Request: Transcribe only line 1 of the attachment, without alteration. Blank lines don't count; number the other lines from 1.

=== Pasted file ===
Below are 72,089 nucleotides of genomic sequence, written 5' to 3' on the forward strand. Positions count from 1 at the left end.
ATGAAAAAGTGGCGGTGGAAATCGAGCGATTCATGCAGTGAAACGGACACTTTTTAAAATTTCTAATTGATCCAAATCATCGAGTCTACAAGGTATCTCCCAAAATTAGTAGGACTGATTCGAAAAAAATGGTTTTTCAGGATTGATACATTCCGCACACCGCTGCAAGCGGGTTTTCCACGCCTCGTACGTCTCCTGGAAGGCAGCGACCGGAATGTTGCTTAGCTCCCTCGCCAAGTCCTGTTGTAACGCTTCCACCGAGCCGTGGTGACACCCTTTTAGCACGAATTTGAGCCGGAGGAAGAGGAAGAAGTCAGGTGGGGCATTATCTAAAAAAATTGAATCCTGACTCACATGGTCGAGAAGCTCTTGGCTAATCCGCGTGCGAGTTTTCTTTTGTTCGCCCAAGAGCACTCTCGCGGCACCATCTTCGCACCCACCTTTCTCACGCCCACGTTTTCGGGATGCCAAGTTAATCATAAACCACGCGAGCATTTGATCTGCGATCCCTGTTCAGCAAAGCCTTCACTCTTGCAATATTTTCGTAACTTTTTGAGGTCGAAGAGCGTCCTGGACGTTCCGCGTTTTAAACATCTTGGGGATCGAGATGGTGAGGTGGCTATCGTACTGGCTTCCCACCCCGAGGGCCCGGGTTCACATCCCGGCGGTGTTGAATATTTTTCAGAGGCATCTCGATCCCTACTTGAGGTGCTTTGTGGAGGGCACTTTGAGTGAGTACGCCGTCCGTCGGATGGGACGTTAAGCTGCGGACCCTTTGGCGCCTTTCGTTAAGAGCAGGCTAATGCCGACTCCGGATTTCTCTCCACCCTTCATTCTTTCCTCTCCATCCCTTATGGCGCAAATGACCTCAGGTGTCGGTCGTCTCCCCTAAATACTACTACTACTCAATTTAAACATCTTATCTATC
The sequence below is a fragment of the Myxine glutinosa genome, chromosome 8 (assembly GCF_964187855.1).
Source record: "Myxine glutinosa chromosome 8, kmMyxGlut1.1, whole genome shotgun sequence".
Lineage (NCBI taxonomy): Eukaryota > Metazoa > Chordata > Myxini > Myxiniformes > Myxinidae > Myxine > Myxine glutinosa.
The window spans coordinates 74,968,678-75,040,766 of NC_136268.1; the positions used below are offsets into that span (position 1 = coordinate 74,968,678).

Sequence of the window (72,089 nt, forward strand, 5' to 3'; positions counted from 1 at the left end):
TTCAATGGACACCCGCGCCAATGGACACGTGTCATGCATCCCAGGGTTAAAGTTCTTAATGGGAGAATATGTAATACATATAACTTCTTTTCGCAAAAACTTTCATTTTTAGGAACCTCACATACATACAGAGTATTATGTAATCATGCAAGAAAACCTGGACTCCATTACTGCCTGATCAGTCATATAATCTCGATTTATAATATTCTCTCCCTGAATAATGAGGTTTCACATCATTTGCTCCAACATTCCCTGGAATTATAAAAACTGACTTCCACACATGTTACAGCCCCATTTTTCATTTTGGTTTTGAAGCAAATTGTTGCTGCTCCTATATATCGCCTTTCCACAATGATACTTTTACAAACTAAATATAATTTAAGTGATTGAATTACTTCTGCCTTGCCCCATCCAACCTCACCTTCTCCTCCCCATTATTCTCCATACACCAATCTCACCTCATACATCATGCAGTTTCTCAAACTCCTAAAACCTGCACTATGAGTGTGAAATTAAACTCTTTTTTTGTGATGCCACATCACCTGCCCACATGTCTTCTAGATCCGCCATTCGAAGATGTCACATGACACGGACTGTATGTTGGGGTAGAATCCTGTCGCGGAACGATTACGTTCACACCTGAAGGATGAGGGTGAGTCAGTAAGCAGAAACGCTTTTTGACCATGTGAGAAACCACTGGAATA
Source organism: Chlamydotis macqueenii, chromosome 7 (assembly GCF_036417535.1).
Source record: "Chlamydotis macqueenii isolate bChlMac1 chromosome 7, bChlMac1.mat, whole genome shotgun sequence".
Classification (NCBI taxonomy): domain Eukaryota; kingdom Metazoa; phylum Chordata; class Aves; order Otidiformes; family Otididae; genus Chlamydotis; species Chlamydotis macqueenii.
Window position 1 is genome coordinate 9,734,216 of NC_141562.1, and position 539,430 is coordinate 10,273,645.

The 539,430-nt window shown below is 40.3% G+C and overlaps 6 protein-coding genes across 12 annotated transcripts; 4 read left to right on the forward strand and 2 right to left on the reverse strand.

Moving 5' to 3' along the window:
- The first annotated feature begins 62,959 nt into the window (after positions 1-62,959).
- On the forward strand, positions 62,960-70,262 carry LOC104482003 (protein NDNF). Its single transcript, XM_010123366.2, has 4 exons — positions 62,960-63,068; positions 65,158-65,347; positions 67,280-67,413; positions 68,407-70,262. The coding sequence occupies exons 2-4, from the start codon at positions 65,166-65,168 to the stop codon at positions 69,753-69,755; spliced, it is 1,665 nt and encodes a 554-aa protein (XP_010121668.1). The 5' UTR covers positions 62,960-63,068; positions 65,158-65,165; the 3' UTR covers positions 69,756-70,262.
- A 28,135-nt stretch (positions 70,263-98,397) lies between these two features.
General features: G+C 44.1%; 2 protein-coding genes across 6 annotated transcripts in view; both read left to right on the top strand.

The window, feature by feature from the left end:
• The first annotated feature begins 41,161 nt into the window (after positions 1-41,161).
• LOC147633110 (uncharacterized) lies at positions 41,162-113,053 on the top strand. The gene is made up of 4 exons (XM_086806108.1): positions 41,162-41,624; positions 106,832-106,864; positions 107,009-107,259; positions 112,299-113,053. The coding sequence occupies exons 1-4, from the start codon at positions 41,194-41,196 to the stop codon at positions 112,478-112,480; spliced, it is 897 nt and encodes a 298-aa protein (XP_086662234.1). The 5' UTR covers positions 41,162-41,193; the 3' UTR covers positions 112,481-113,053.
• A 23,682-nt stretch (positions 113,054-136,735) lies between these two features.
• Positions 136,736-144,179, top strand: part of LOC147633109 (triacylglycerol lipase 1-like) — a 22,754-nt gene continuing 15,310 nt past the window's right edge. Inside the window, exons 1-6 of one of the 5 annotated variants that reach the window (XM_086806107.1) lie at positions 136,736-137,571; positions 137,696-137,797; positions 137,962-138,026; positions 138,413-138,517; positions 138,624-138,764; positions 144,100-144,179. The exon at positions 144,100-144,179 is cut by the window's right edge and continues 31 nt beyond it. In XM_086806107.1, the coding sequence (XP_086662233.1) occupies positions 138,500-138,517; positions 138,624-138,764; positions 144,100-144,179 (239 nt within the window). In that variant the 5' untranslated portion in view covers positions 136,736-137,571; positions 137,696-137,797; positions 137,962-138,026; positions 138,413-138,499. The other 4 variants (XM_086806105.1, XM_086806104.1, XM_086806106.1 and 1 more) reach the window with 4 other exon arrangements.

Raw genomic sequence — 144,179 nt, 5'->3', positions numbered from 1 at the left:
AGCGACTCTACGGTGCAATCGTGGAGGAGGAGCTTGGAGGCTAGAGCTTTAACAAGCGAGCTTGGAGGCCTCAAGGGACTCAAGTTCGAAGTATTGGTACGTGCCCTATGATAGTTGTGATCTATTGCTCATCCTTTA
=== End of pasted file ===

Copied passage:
Below are 72,089 nucleotides of genomic sequence, written 5' to 3' on the forward strand. Positions count from 1 at the left end.